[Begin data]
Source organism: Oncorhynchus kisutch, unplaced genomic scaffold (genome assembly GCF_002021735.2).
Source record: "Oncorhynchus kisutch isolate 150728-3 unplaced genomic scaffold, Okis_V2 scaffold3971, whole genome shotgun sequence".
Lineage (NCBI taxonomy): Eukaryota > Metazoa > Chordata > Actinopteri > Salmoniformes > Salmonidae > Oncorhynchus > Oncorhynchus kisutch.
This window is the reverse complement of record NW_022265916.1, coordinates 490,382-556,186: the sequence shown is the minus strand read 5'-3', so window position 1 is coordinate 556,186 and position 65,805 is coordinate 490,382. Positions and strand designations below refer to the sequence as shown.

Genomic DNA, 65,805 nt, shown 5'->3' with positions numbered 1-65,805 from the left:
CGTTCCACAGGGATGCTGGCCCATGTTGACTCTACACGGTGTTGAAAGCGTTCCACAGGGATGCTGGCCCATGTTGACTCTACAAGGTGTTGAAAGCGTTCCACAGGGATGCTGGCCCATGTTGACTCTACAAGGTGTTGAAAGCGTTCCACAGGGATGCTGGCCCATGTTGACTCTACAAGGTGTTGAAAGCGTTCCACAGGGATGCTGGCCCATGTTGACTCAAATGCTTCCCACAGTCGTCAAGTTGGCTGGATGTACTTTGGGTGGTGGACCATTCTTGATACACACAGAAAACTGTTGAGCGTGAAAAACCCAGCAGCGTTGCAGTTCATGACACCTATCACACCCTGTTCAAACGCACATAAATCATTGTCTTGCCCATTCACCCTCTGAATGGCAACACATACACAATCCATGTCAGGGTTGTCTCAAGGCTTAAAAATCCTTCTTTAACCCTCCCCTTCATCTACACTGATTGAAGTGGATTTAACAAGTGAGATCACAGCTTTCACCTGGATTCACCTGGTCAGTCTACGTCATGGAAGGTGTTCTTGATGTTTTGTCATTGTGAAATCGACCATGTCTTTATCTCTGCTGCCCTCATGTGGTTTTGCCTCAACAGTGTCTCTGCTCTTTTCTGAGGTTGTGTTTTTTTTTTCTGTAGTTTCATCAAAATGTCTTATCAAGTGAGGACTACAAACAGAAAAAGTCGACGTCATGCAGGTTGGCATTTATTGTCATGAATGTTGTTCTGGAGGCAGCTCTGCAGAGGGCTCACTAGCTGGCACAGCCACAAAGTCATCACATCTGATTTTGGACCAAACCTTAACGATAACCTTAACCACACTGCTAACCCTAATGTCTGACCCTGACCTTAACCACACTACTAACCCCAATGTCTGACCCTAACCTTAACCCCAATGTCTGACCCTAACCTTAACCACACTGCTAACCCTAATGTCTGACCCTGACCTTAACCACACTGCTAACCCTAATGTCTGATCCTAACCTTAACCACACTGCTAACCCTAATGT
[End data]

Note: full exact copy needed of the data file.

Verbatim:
Source organism: Oncorhynchus kisutch, unplaced genomic scaffold (genome assembly GCF_002021735.2).
Source record: "Oncorhynchus kisutch isolate 150728-3 unplaced genomic scaffold, Okis_V2 scaffold3971, whole genome shotgun sequence".
Lineage (NCBI taxonomy): Eukaryota > Metazoa > Chordata > Actinopteri > Salmoniformes > Salmonidae > Oncorhynchus > Oncorhynchus kisutch.
This window is the reverse complement of record NW_022265916.1, coordinates 490,382-556,186: the sequence shown is the minus strand read 5'-3', so window position 1 is coordinate 556,186 and position 65,805 is coordinate 490,382. Positions and strand designations below refer to the sequence as shown.

Genomic DNA, 65,805 nt, shown 5'->3' with positions numbered 1-65,805 from the left:
CGTTCCACAGGGATGCTGGCCCATGTTGACTCTACACGGTGTTGAAAGCGTTCCACAGGGATGCTGGCCCATGTTGACTCTACAAGGTGTTGAAAGCGTTCCACAGGGATGCTGGCCCATGTTGACTCTACAAGGTGTTGAAAGCGTTCCACAGGGATGCTGGCCCATGTTGACTCTACAAGGTGTTGAAAGCGTTCCACAGGGATGCTGGCCCATGTTGACTCAAATGCTTCCCACAGTCGTCAAGTTGGCTGGATGTACTTTGGGTGGTGGACCATTCTTGATACACACAGAAAACTGTTGAGCGTGAAAAACCCAGCAGCGTTGCAGTTCATGACACCTATCACACCCTGTTCAAACGCACATAAATCATTGTCTTGCCCATTCACCCTCTGAATGGCAACACATACACAATCCATGTCAGGGTTGTCTCAAGGCTTAAAAATCCTTCTTTAACCCTCCCCTTCATCTACACTGATTGAAGTGGATTTAACAAGTGAGATCACAGCTTTCACCTGGATTCACCTGGTCAGTCTACGTCATGGAAGGTGTTCTTGATGTTTTGTCATTGTGAAATCGACCATGTCTTTATCTCTGCTGCCCTCATGTGGTTTTGCCTCAACAGTGTCTCTGCTCTTTTCTGAGGTTGTGTTTTTTTTTTCTGTAGTTTCATCAAAATGTCTTATCAAGTGAGGACTACAAACAGAAAAAGTCGACGTCATGCAGGTTGGCATTTATTGTCATGAATGTTGTTCTGGAGGCAGCTCTGCAGAGGGCTCACTAGCTGGCACAGCCACAAAGTCATCACATCTGATTTTGGACCAAACCTTAACGATAACCTTAACCACACTGCTAACCCTAATGTCTGACCCTGACCTTAACCACACTACTAACCCCAATGTCTGACCCTAACCTTAACCCCAATGTCTGACCCTAACCTTAACCACACTGCTAACCCTAATGTCTGACCCTGACCTTAACCACACTGCTAACCCTAATGTCTGATCCTAACCTTAACCACACTGCTAACCCTAATGT